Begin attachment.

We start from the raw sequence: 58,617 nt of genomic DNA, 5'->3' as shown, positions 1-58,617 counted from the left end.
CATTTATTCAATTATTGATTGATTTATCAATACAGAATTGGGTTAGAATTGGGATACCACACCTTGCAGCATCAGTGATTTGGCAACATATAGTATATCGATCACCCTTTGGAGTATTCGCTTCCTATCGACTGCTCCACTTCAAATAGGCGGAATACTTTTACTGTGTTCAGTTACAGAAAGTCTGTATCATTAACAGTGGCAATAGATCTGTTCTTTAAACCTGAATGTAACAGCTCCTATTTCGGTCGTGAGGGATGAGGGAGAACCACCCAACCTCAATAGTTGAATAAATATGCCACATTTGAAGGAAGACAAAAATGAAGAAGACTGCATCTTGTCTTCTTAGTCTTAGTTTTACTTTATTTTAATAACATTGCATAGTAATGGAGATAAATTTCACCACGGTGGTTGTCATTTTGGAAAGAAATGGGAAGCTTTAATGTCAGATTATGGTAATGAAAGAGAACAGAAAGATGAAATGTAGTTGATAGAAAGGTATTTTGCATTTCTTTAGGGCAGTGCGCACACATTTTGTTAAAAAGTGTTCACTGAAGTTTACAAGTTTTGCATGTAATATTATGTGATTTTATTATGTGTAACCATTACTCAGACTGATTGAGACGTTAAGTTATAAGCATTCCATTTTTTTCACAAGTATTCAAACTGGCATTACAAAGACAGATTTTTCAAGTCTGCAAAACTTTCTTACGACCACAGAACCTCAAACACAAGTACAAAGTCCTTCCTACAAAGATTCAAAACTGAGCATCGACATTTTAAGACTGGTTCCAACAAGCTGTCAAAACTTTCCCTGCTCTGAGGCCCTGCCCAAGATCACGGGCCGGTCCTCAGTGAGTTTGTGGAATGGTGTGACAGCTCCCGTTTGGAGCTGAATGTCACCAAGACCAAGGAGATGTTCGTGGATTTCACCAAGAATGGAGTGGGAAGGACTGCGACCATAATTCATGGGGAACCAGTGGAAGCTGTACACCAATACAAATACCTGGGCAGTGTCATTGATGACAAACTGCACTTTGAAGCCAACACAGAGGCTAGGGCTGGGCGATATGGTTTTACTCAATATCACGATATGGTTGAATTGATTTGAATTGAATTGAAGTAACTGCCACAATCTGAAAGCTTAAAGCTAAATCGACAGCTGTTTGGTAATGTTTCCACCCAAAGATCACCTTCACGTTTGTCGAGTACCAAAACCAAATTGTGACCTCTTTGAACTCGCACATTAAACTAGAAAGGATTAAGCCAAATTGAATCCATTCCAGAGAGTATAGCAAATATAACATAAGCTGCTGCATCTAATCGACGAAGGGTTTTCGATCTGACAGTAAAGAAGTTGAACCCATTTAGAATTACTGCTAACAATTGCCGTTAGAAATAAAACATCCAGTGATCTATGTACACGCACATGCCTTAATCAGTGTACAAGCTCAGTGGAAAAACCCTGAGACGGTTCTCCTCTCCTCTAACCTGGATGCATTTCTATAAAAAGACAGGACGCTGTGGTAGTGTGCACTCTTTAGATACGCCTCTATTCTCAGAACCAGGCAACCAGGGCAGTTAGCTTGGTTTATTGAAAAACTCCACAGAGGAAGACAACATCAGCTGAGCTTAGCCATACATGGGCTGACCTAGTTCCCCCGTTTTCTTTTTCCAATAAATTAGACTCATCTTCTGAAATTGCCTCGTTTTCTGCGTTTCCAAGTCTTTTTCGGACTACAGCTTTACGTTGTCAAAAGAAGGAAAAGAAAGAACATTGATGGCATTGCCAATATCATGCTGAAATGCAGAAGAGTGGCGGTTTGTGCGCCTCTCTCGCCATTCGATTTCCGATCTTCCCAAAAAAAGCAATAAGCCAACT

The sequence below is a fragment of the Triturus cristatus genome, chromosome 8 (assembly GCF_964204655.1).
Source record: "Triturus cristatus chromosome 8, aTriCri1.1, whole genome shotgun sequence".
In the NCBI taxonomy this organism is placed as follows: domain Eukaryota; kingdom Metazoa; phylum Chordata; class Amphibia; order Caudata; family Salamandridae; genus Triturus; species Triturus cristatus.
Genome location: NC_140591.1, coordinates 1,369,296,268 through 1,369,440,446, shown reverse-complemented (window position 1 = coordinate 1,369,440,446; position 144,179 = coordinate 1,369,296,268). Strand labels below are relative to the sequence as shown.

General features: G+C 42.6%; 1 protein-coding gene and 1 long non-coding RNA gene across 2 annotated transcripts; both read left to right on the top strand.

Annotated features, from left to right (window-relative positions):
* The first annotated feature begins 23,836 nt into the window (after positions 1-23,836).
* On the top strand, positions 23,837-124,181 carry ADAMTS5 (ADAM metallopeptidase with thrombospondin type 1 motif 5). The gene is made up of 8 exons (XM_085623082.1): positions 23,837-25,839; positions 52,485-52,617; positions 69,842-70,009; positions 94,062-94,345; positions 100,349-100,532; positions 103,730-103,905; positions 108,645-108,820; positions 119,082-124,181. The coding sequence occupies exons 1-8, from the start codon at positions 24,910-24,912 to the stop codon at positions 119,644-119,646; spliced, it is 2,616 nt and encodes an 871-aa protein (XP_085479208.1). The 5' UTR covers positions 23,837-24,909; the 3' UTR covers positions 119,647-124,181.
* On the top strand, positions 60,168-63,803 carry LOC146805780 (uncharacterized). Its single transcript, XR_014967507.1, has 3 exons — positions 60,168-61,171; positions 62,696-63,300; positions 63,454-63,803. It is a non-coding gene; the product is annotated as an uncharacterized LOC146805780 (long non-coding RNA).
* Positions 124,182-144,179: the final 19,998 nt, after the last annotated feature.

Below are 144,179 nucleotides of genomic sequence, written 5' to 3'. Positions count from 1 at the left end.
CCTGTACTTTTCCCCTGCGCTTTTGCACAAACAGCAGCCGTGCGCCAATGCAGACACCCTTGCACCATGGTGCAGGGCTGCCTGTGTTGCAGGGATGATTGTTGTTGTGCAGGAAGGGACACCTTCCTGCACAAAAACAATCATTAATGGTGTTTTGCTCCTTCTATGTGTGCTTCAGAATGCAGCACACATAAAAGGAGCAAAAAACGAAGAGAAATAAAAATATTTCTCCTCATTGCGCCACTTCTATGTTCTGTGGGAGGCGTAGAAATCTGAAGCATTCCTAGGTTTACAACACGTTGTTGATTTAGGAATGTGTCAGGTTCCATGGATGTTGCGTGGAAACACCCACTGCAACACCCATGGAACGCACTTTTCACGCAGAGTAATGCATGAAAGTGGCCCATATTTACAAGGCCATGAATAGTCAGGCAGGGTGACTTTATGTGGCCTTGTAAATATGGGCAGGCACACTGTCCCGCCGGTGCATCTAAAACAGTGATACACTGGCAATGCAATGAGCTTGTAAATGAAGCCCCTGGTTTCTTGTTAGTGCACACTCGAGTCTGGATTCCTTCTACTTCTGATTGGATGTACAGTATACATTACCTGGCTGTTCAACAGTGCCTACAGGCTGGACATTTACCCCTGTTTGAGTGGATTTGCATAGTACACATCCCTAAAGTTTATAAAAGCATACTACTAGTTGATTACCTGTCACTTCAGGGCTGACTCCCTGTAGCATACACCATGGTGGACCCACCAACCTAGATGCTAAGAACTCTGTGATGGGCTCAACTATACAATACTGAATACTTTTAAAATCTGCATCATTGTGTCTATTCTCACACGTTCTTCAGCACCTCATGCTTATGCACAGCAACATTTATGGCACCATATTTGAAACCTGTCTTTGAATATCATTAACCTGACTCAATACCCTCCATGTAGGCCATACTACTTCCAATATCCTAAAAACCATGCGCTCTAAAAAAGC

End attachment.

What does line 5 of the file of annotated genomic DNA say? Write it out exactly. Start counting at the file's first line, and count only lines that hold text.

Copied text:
In the NCBI taxonomy this organism is placed as follows: domain Eukaryota; kingdom Metazoa; phylum Chordata; class Amphibia; order Caudata; family Salamandridae; genus Triturus; species Triturus cristatus.